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Showing global options while using App::Cmd

by McA (Priest)
on Sep 25, 2012 at 08:19 UTC ( #995508=perlquestion: print w/replies, xml ) Need Help??
McA has asked for the wisdom of the Perl Monks concerning the following question:

Hi all,

just started to dig into App::Cmd and can't find the answer to the follworing question:

When I have defined global options with global_opt_spec how can I achieve that the usage of these options is printed when I call script help or script alone.

The command specific options are printed when you call script help command.

At the moment it seems to me that the only way is to call script --rubbish while --rubbish is an unknown option.

Hints appreciated.

Best regards

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Re: Showing global options while using App::Cmd
by tobyink (Abbot) on Sep 25, 2012 at 08:29 UTC

    Personally I avoid global_opt_spec and instead use a base class for all commands. Let's say my app is called MyApp, then I'll do it like this:

    { package MyApp::Command; # abstract use strict; use App::Cmd::Setup-command; sub opt_spec { return ( [ 'someopt' => 'This is a global option' ], ); } # you can also define any helper methods you like here # and all your commands will have easy access to them. } { package MyApp::Command::foo; use strict; use MyApp-command; sub opt_spec { my $self = shift; return ( $self->SUPER::opt_spec(@_), [ 'otheropt' => 'This is another option' ], ); } }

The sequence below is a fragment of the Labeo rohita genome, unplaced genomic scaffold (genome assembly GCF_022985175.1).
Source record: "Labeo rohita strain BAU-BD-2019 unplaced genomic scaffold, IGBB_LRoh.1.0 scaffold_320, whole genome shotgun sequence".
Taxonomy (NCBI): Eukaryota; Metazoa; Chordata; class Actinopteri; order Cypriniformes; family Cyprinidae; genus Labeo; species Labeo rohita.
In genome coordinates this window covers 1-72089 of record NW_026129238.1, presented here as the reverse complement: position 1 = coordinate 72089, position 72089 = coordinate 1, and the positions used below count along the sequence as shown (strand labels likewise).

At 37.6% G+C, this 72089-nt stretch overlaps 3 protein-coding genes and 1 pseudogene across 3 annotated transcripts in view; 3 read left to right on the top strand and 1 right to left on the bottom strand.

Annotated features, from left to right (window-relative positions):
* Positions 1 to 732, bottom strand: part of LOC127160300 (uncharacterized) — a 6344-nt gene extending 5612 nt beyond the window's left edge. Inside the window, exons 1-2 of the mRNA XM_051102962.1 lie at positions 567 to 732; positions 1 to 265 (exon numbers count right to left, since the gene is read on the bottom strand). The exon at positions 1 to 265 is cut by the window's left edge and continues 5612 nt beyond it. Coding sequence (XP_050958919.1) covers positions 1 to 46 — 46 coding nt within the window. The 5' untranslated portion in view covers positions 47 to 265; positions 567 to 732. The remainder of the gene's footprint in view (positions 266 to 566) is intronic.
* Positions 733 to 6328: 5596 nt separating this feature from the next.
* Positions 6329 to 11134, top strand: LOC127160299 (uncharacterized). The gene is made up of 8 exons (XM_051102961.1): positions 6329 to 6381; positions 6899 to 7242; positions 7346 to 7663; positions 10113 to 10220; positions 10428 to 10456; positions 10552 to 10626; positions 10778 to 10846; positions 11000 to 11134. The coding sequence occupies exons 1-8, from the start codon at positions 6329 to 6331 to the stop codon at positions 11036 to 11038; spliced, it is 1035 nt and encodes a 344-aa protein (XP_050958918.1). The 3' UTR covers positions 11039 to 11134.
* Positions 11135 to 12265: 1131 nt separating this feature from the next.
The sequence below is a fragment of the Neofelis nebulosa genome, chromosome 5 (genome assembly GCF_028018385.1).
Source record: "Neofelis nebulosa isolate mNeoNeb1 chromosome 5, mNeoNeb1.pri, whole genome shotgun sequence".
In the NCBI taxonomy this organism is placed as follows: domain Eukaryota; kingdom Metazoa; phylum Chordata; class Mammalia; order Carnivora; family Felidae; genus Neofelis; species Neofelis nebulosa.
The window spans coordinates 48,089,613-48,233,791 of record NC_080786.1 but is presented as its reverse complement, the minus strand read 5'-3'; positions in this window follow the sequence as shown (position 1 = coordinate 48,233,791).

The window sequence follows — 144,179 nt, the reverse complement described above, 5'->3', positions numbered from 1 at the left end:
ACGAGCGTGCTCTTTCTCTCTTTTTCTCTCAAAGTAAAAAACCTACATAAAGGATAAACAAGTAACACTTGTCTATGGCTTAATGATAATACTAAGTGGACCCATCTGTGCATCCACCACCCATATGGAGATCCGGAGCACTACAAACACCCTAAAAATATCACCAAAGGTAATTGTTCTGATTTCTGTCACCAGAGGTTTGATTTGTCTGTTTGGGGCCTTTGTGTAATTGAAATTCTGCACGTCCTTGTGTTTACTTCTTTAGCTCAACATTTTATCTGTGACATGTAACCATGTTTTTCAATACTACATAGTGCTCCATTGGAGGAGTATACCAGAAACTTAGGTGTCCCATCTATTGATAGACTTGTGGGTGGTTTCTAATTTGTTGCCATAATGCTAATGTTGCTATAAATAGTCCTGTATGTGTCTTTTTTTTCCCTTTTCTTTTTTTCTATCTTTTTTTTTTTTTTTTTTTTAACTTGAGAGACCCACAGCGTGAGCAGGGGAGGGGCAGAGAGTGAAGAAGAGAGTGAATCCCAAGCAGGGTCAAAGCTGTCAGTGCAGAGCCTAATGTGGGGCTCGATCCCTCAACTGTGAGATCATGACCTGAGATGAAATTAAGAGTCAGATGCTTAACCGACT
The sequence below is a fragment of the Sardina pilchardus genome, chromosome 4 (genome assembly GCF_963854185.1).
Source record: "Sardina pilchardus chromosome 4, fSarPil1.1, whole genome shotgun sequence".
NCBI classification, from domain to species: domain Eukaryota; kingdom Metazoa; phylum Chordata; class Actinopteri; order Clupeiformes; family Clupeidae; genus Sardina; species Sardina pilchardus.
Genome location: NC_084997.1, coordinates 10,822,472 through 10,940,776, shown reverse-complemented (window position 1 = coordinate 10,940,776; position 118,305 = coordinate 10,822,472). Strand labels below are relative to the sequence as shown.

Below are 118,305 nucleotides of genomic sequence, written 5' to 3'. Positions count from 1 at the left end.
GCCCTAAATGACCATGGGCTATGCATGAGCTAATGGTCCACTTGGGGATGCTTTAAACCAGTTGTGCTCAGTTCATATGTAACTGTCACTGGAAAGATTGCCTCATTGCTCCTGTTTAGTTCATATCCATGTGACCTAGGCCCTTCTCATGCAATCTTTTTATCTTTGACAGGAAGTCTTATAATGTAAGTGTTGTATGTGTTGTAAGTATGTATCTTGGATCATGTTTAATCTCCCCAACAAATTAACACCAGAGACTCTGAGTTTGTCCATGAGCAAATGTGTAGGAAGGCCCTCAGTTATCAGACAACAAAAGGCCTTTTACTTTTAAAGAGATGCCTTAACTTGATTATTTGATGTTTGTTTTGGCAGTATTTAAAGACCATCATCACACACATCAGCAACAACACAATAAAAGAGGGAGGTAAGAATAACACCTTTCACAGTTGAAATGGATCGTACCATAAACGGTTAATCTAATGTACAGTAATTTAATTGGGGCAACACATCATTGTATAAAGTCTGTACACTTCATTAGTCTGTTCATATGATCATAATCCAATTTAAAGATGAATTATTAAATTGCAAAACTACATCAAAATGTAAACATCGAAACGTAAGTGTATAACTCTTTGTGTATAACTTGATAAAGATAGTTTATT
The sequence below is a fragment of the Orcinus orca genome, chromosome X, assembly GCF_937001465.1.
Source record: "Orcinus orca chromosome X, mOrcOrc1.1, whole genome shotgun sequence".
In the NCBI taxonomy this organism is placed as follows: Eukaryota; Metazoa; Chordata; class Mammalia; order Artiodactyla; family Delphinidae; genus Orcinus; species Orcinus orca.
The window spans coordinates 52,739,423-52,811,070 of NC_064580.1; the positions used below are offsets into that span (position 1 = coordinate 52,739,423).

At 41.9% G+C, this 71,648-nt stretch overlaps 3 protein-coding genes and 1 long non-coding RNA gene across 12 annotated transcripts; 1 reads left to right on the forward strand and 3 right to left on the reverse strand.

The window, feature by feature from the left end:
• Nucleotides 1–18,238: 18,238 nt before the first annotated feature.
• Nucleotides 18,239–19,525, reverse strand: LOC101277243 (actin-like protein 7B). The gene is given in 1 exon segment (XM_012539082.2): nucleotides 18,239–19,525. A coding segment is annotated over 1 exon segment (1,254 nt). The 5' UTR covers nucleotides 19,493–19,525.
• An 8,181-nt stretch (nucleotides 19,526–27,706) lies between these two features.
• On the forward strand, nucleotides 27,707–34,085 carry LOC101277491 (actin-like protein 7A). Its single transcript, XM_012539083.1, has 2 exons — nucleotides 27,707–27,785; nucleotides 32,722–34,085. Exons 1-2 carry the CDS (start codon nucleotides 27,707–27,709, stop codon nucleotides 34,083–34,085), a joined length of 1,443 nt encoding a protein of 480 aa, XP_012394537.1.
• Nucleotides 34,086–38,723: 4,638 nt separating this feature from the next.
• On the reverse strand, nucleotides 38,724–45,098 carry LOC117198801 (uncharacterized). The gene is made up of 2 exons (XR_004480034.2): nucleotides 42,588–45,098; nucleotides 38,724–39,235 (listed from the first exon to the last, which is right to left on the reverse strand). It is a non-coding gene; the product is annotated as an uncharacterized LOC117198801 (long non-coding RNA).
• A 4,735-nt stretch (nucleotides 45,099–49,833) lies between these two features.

perl -E'sub Monkey::do{say$_,for@_,do{($monkey=[caller(0)]->[3])=~s{::}{ }and$monkey}}"Monkey say"->Monkey::do'

      Hi tobyink,

      thank you for the fast reply.

      Am I right, that all these "base" options would show up as command options?

      Do you know a way to solve my initial problem if I really want the distinction between global and command specific options?

      Best regards

Re: Showing global options while using App::Cmd
by McA (Priest) on Sep 25, 2012 at 09:16 UTC

    Hi all,

    I just found out, that calling script commands shows the global options. Only script help doesn't show them.

    So, my initial question is answered by myself. Does this raise my reputation? ;-)

    Best regards

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Approved by Corion
[atcroft]: james28909: That particular questions was a bit of trick, actually (depending on the country you are in). More interesting is, if you are trying to subtract from an epoch time, for instance, you might have to consider when/if DST occurs for a location,
[atcroft]: because you may have to adjust the number of seconds you change from an epoch from 86400 (not to mention leap seconds)....
[atcroft]: james28909: Although if your program is using a database, you might be able to "pass the buck" to the database and ask it to do the date change for you....
[stevieb]: ++ atcroft

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